Every now and again, someone comes across one of my websites and contacts me to ask if I’m interested in some piece of vintage computer equipment. Most of these are either items I’m not interested in, or the correspondent wants more than I’m willing to pay, especially when transportation is factored in. Unfortunately, a variety of Internet forums and crazes have greatly inflated peoples’ idea of what most of this equipment is “worth” (though I do fully realize that “worth” is, ultimately, defined by “what can you get someone to pay for this?”).
However, once in a while a really interesting offer comes my way. In November 21st, I received an email from a lady who was clearing out her father’s house and garage in Inglis, about 140 miles north of my home. This gentleman was at one time some sort of mechanical engineer specializing in vibration and shock stress analysis for the US Navy, inter alia. He was also a radio ham and participant in various technical/homebrew communities and, as you would expect of someone with that background, he was well into the 8-bit computer scene in the 1980s. She sent me some very interesting pictures of stacked boxes and equipment (a Commodore 64C and a couple of breadbox C64s being clearly visible), and I arranged to take a day off work on 11/29, rent a U-Haul and drive up to take it all. In fact, that was the deal – I had to take everything; this was a clearance operation.
Counting rental and gasoline but ignoring the PTO day, this was roughly a $450 operation, but well worth it. Actually as I told her, I would have been happy to fly almost anywhere in CONUS and drive a truck back to get this haul 🙂 (If you’re reading this and need someone to clear out a garage full of stuff, no questions asked – as long as there’s some old computer equipment in it – sure, the offer extends to you also!).
Here’s the truck in its full state.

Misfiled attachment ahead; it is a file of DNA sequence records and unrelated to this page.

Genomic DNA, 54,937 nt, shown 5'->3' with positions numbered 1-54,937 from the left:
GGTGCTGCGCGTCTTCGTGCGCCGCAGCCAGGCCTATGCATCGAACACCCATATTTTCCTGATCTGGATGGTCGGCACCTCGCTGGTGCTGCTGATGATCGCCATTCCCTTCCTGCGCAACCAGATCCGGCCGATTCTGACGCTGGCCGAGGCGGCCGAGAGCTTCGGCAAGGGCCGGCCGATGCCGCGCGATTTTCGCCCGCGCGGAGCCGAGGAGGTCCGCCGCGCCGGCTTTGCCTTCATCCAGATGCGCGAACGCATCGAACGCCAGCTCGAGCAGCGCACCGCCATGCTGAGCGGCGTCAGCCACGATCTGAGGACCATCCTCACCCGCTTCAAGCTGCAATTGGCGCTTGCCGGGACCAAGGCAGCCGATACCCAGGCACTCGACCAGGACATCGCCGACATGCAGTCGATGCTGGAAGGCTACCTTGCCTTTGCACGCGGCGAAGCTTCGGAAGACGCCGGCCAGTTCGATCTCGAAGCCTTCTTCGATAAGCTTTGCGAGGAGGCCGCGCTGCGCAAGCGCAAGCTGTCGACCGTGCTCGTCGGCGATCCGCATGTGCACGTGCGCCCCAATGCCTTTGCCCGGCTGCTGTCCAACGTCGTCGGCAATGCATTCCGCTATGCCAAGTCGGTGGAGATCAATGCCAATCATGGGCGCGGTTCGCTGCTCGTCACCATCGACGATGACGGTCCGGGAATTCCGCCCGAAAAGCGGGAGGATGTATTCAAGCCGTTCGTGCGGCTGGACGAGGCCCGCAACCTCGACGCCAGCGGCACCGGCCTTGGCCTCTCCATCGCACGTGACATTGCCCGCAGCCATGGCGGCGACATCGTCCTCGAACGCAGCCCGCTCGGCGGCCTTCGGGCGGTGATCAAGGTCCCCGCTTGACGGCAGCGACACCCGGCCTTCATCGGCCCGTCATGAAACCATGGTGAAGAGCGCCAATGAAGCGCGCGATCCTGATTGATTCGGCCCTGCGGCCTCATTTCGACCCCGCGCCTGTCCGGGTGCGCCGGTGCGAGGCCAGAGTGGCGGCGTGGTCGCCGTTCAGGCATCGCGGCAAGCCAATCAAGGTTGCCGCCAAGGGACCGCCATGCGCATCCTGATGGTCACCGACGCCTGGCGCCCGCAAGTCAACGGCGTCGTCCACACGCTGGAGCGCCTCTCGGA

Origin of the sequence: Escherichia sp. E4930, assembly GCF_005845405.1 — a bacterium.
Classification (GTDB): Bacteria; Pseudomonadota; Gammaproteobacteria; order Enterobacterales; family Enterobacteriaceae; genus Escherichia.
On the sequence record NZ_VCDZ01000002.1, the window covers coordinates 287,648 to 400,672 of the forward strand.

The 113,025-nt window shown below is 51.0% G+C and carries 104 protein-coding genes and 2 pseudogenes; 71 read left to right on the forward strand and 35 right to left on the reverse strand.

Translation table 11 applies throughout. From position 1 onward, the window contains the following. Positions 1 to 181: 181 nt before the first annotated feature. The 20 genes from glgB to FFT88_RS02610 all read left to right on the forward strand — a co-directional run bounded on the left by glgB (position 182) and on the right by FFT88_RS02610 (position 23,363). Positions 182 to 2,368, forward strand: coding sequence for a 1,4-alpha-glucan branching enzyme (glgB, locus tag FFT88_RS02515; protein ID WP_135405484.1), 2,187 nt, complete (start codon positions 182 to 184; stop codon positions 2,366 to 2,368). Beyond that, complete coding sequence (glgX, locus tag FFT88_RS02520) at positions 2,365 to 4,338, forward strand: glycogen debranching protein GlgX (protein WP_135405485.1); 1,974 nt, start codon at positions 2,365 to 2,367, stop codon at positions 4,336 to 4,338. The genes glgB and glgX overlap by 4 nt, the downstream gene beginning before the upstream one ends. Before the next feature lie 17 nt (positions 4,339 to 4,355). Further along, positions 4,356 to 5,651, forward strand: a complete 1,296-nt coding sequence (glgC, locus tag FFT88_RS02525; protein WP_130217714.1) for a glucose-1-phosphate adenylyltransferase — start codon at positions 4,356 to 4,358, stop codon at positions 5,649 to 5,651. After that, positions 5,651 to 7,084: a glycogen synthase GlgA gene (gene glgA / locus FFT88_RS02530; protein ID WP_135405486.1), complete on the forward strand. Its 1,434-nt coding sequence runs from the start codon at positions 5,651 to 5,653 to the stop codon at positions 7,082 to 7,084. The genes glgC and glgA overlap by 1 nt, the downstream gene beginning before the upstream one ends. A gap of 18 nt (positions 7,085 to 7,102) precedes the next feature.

As I noted in an earlier blog post, I’ve been cleaning and cataloging the stuff out of my own garage, and I’m unpleasantly surprised by how much of it no longer works after just seven-ish years of Florida garage time. It’s going to be very interesting to see what does and does not work. In any case, I’ll be cleaning and archiving this new material the same way as my existing collection. Here’s what I noticed while loading and unloading:
- Four breadbox C64s, two in retail boxes
- One C64C, slightly unusual in that it has the brown keyboard from a breadbox C64. No real way of knowing if C= shipped it that way or if it’s a rework job. The serial number label is paper, which also seems unusual; C= used silver-colored plastic stickers in that era.
- One C128, pretty rough condition with several broken keys and significant dirt and yellowing. I gave this to a coworker.
- An IBM PC/XT model 5160 and 5153 color CGA monitor – the monitor is N/G per a note stuffed into the PC’s floppy drive.
- Two boxed C2N Datassettes with clearance price stickers of $1 and $5 on them.
- Epyx Fastload cart for C64/128.
- An IBM PS/2 with an external 5.25″ floppy drive.
- Two PC laptops of Windows 95 and Windows XP vintages.
- Several IBM Model M and Model F keyboards (yummy!).
- One 1571 and several 1541 floppy drives.
- Monitor stand A2M4021 from an Apple IIc monochrome monitor.
- Apple IIc power supply.
- Boxes and boxes and boxes of floppies and miscellaneous stuff including quite a bit of retail software for PC and C64/128.
Below is a set of random pics of a few items from the haul, and finally a picture of the empty truck just before I returned it that evening. It was a full twelve hour day of picking up the truck, driving, loading it, driving back, unloading it, and returning it!
More posts to come.